- Grab a towel (a hand towel works well) and lay it flat on the floor in front of you.
- Place the toes of your right foot on the edge of the towel closest to you.
- Curl your toes to attempt to pull the towel towards you.
- Keep working until you’ve pulled the entire towel through.
- Repeat with your left foot.
2. Toe Walks/Heel Walks
This is a great move to help engage the muscles of your feet. It will also benefit your calf muscles and ankles. You can do this barefoot or in your sneakers.
- Rise up on the balls of your feet and start walking forward for up to 1 minute, always keeping your heels off of the ground.
- Focus on not rolling out or in on the balls of your feet and keeping your core engaged to help with balance. Finding a non-moving object to focus on may also help.
- Switch to heel walking by lifting your toes up and leaning slightly back on your heels.
- Walk forward for up to 1 minute keeping your toes off the ground as best you can.
- Repeat both options 2-3 times.
3. Calf Raises and Stretch
This movement helps with calf strength and mobility, both of which impact how our ankles and feet move.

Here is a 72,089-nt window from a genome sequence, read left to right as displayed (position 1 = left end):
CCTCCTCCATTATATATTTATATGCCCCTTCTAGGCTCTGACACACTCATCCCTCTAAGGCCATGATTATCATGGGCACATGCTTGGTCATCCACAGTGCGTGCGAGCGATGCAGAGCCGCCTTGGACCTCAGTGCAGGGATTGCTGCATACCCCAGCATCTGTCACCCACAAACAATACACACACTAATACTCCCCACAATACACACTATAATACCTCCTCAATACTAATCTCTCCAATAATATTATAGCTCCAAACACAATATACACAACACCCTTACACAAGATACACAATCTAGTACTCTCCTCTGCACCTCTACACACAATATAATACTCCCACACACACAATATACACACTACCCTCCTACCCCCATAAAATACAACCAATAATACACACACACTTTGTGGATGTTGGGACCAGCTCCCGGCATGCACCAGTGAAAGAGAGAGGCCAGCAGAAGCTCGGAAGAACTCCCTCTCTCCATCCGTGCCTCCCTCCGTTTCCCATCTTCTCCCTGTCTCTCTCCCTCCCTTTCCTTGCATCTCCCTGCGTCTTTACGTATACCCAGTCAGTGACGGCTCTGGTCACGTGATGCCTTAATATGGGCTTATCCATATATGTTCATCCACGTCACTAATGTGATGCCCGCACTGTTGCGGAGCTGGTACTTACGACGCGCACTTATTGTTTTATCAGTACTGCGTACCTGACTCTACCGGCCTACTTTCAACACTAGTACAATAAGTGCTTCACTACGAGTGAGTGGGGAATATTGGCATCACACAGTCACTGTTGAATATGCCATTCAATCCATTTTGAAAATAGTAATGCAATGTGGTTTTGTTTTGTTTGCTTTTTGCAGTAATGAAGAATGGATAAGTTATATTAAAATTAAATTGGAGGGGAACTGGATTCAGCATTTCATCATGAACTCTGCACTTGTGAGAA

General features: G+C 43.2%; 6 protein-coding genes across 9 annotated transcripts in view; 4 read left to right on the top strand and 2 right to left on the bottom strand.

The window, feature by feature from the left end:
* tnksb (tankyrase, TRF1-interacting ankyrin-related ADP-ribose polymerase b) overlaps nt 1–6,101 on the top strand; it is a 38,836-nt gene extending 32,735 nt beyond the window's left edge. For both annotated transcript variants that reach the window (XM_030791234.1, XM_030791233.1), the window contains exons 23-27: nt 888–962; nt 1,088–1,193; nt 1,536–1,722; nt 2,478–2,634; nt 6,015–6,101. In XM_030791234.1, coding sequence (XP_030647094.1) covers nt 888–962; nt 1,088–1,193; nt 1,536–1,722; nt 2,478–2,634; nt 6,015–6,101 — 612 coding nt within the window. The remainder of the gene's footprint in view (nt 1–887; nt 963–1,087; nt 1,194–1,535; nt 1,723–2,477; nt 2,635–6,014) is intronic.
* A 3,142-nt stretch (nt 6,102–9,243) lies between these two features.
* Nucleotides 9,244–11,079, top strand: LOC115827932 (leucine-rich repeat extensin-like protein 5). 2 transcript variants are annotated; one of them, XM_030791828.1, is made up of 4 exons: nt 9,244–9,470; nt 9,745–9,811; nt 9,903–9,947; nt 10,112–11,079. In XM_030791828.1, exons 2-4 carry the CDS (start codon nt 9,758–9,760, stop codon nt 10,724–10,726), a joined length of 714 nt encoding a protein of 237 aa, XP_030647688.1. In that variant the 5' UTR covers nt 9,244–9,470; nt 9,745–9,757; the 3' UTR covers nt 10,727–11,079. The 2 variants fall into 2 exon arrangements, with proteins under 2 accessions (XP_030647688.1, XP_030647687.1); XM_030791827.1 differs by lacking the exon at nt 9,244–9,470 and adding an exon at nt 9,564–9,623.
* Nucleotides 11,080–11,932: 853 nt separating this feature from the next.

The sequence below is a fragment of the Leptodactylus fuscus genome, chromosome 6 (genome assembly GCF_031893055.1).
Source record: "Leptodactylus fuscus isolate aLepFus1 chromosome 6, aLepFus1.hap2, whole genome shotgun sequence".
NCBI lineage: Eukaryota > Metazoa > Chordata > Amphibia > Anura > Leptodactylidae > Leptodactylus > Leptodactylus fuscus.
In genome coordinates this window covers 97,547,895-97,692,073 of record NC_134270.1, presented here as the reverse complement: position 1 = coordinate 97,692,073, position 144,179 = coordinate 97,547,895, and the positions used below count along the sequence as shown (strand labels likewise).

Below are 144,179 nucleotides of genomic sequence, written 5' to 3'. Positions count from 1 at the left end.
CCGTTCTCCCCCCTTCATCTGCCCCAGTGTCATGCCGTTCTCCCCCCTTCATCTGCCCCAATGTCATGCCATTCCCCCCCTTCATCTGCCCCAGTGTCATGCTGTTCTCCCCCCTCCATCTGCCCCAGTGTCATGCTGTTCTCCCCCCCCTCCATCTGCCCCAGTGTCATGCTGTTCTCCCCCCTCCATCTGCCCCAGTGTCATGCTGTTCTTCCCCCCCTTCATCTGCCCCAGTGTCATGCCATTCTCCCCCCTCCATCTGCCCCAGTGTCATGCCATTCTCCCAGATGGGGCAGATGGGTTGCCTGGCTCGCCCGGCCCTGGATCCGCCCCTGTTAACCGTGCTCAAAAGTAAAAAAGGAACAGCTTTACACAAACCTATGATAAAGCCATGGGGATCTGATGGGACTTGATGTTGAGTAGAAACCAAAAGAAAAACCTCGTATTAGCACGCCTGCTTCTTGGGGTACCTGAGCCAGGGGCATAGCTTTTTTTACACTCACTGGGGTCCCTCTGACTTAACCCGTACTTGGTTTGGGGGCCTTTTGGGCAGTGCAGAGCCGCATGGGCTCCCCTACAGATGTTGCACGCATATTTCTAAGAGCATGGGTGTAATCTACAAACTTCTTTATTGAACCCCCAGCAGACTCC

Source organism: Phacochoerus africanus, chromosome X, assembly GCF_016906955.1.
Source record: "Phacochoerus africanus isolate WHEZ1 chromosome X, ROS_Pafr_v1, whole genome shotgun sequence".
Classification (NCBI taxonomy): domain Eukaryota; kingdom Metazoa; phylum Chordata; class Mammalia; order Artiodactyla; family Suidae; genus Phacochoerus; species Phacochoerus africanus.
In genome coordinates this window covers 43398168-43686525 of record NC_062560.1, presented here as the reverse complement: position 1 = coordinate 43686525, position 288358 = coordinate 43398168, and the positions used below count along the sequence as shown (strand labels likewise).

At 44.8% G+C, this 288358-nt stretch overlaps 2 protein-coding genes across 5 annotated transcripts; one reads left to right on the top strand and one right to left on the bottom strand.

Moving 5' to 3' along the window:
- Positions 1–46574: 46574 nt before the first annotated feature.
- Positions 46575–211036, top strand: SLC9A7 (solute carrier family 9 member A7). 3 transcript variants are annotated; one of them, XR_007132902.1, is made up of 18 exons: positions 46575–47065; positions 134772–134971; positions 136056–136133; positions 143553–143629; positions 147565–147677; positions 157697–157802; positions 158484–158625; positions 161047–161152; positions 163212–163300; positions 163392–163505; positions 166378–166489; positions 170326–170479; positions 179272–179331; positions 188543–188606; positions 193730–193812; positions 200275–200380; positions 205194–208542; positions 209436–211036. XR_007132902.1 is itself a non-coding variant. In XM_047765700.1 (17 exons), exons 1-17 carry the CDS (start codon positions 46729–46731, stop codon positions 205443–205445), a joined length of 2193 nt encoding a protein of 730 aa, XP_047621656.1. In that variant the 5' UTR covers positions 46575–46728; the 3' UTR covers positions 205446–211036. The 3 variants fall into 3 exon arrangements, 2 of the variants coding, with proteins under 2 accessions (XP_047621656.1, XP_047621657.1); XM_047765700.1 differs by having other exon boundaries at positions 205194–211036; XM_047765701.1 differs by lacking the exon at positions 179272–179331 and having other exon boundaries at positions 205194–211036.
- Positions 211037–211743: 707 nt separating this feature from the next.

- Stand on a step, curb, or sturdy box with the balls of your feet on the edge and your heels hanging off.
- Rise up onto the balls of your feet and hold for a second or two.
- Next, slowly lower your heels down until you feel a stretch in your calf.
- Repeat 10 times.
4. Toe Pickups
This is a great exercise if you have some marbles or other easily grabbable and small objects lying around.
- Grab 10-20 marbles and spread them out on the floor near you and place a cup nearby.
- Using the toes on one foot, pickup the marbles and drop them into the cup one at a time.
- Once completed, dump out the marbles and repeat with the other foot.
5. Balance on One Leg
If you’ve ever done this before, you know that it will engage a lot of stabilizer muscles in the lower leg and your feet.
- Standing on both feet, lift one leg up with your knee bent.
- Make sure your core is engaged and your hips are level and you have a nice strong and tall posture.
- Hold for 30 seconds then switch legs and repeat 3-4 times per side.
- For an added challenge, close your eyes while balancing or move your leg slowly forward and back.
- If you struggle with balance, keep a chair or wall nearby to help.
6. Alternating Toe Lifts
This one can be a bit tricky, but is important for the arches of the feet and your toes. It may be difficult at first, but with consistent work the tiny muscles involved will grow stronger.
A key here is to make sure you’re not rolling your foot to the outside or inside in an attempt to lift the correct toes.
- With your feet flat on the floor, try to lift up only your big toe while keeping the other four toes on the floor.